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A biopsy is a medical test involving the removal of cells or tissues for examination. The tissue is generally examined under a microscope by a pathologist, and can also be analyzed chemically (for example, using PCR or gas chromatography techniques). When only a sample of tissue is removed, the procedure is called an incisional biopsy or core biopsy. When an entire lump or suspicious area is removed, the procedure is called an excisional biopsy. When a sample of tissue or fluid is removed with a needle, the procedure is called a needle aspiration biopsy.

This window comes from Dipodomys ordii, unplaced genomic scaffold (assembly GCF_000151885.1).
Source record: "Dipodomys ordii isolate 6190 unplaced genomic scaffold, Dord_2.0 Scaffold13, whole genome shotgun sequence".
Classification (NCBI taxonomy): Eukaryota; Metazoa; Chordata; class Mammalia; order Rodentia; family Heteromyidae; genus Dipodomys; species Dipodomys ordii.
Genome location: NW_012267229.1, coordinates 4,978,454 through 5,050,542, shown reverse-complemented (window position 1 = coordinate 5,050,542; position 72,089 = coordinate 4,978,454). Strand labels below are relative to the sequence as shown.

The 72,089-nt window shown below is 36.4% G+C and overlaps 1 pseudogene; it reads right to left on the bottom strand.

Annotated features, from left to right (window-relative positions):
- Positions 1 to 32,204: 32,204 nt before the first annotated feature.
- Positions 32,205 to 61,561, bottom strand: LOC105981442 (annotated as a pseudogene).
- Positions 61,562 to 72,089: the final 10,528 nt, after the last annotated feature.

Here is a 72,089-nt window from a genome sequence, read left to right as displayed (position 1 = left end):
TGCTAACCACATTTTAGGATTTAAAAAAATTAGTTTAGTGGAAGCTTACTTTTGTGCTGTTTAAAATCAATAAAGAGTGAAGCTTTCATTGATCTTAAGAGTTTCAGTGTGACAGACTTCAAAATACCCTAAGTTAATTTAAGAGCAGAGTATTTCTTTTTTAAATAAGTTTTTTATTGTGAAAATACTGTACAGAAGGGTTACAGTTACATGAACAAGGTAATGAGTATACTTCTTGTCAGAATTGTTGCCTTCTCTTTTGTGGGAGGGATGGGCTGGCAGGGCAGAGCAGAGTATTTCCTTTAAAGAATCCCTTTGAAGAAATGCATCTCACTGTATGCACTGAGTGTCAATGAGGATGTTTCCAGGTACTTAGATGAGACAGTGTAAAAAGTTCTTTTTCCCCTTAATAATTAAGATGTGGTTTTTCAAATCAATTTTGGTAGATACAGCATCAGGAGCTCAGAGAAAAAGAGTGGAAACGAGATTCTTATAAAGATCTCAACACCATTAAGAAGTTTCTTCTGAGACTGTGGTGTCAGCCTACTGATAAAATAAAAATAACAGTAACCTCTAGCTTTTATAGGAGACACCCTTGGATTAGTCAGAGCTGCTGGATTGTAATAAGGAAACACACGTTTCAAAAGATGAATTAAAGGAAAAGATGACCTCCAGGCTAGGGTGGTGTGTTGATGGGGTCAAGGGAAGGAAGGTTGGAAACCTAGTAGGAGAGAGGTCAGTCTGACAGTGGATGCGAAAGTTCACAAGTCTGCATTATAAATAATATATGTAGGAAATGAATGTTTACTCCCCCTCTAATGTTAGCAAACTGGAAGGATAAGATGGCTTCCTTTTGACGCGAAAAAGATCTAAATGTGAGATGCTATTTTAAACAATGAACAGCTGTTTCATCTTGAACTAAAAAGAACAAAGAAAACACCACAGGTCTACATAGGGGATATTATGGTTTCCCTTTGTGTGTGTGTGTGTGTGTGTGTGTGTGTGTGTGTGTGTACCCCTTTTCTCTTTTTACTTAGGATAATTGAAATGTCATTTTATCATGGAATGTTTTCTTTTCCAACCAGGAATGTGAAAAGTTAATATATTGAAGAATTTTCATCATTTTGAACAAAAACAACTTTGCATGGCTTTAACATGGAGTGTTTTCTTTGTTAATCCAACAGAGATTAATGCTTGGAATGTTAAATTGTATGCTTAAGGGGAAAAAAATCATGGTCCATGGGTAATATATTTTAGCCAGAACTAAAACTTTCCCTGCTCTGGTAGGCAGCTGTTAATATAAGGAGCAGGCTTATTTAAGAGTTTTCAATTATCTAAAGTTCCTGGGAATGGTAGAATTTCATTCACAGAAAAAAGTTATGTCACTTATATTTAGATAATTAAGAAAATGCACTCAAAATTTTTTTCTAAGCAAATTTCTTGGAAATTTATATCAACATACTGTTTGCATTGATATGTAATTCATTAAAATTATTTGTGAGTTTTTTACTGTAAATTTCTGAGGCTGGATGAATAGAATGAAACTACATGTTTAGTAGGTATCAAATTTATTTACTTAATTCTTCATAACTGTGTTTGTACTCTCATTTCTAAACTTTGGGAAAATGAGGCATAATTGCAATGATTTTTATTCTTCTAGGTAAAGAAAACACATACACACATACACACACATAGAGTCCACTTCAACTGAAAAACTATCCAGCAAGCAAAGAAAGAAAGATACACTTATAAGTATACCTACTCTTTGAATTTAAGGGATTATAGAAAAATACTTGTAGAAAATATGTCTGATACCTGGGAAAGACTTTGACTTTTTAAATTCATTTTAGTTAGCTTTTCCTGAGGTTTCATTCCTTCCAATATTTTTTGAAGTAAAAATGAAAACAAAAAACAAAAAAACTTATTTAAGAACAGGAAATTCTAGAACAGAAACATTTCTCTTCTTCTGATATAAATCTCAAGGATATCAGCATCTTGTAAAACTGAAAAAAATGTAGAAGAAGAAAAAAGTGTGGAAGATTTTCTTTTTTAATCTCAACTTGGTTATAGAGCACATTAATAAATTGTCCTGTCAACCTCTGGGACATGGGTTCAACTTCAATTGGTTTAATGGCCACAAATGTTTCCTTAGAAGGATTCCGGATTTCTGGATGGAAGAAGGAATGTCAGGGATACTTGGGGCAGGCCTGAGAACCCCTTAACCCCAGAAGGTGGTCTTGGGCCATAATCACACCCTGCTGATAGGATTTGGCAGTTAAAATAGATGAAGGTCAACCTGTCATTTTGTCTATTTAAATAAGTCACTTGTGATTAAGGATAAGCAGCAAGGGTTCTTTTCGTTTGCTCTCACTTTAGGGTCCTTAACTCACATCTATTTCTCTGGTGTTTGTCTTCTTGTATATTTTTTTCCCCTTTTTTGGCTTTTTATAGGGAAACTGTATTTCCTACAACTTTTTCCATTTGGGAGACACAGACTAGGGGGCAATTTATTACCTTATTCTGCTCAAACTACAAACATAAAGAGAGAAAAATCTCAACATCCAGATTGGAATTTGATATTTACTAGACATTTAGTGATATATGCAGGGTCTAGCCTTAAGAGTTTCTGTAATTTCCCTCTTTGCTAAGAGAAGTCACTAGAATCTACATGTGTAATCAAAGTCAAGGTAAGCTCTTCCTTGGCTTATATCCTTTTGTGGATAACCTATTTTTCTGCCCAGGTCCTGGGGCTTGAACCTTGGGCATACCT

Many medical conditions, including all cases of cancer, must be diagnosed by removing a sample of tissue from the patient and sending it to a pathologist for examination. Any organ in the body can be biopsied using a variety of techniques, some of which require major surgery (e.g., staging splenectomy for Hodgkin's disease), while others do not even require local anesthesia (e.g., fine needle aspiration biopsy of thyroid, breast, lung, liver, etc).
The information provided herein should not be used during any medical emergency or for the diagnosis or treatment of any medical condition. A licensed physician should be consulted for diagnosis and treatment of any and all medical conditions.